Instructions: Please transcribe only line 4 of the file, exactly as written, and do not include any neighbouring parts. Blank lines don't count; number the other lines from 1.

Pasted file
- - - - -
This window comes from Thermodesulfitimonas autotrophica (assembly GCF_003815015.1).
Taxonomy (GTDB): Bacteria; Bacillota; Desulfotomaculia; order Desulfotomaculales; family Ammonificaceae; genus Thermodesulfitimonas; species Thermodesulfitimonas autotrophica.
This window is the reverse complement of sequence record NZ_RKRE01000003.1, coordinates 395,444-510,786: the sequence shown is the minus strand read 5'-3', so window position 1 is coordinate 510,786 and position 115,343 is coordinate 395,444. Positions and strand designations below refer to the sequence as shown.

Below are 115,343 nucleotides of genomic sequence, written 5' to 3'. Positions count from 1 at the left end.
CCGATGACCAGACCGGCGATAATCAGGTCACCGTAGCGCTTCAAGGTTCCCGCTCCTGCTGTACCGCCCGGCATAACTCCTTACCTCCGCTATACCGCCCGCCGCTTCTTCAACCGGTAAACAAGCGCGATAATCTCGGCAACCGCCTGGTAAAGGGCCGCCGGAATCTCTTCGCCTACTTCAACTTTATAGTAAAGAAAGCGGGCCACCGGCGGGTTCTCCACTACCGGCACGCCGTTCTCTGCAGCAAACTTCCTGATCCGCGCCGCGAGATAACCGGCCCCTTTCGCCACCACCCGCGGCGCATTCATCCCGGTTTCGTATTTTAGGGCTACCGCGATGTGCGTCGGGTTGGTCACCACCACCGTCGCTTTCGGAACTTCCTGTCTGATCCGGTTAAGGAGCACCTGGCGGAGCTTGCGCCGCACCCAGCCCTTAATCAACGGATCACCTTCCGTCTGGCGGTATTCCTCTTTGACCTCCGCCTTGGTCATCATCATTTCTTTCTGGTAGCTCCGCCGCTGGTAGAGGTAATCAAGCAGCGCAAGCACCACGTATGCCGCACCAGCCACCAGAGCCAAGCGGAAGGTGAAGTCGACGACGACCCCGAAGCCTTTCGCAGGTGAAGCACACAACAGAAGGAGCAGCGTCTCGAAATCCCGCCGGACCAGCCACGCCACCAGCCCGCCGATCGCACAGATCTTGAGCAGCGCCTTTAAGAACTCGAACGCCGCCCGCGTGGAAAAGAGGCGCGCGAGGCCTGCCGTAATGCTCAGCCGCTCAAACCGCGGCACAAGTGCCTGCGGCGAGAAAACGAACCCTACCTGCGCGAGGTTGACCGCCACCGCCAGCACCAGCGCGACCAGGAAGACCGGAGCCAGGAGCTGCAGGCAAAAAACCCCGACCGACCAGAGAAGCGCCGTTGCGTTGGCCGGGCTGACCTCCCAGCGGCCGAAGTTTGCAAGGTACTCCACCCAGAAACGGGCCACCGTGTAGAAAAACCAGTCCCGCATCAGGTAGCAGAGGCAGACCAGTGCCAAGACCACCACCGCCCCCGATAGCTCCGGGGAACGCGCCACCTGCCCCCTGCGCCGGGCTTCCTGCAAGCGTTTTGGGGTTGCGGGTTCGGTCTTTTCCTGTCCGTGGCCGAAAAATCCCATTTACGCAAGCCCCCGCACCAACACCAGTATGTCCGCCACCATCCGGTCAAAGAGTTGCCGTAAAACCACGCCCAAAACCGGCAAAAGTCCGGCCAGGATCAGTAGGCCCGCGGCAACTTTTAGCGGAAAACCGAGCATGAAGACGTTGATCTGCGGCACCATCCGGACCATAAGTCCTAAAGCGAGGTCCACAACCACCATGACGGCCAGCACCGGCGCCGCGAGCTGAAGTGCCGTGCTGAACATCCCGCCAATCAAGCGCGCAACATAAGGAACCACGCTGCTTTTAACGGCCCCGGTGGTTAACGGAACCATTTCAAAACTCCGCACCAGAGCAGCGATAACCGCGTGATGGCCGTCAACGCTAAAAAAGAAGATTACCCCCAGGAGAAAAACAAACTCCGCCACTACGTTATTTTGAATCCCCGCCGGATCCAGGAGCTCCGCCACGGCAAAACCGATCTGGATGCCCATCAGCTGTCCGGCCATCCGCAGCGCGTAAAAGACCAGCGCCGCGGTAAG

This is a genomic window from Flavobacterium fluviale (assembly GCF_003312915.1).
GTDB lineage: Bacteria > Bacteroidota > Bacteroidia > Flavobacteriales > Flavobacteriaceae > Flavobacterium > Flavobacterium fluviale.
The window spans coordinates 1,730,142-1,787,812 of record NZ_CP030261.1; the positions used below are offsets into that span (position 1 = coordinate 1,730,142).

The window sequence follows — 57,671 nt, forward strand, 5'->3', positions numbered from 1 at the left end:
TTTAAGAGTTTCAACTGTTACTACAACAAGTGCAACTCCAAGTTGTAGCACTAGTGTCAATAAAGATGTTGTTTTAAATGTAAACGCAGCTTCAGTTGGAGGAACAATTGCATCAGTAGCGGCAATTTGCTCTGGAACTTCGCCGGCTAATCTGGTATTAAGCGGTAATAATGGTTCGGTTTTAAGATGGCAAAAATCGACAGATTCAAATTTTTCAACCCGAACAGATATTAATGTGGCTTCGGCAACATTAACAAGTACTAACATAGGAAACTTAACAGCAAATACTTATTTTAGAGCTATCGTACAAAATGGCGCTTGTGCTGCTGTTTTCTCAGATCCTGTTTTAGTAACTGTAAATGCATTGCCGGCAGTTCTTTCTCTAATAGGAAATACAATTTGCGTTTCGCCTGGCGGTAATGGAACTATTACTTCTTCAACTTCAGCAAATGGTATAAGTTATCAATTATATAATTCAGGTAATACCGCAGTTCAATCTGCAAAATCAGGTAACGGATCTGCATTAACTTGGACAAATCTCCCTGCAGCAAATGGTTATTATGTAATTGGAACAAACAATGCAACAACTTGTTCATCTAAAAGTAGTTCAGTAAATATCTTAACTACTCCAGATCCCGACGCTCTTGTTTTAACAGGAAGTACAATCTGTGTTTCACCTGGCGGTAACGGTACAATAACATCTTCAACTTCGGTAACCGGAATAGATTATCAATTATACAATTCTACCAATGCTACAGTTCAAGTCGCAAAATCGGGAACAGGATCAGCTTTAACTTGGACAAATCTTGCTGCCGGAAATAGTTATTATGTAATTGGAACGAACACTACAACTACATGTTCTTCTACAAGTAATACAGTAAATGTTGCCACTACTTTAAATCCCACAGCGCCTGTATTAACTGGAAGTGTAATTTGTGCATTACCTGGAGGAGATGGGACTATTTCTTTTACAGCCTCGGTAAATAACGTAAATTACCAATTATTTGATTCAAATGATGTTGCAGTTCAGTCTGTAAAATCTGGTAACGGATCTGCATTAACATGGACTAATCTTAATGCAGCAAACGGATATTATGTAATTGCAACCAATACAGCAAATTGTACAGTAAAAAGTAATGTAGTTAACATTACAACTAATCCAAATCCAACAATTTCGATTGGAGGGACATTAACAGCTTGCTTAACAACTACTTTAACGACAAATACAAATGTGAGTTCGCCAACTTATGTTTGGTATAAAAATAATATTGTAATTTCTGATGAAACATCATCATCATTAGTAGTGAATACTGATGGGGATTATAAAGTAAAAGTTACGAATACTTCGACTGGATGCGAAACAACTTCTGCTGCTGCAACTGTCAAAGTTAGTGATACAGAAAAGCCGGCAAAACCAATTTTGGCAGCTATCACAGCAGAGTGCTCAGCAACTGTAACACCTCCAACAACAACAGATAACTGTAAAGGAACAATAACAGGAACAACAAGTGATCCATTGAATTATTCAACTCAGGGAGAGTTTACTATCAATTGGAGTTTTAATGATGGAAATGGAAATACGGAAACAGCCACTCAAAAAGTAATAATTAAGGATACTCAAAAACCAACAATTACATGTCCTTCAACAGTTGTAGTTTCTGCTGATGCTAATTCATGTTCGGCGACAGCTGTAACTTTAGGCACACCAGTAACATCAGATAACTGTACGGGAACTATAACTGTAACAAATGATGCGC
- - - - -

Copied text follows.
Below are 115,343 nucleotides of genomic sequence, written 5' to 3'. Positions count from 1 at the left end.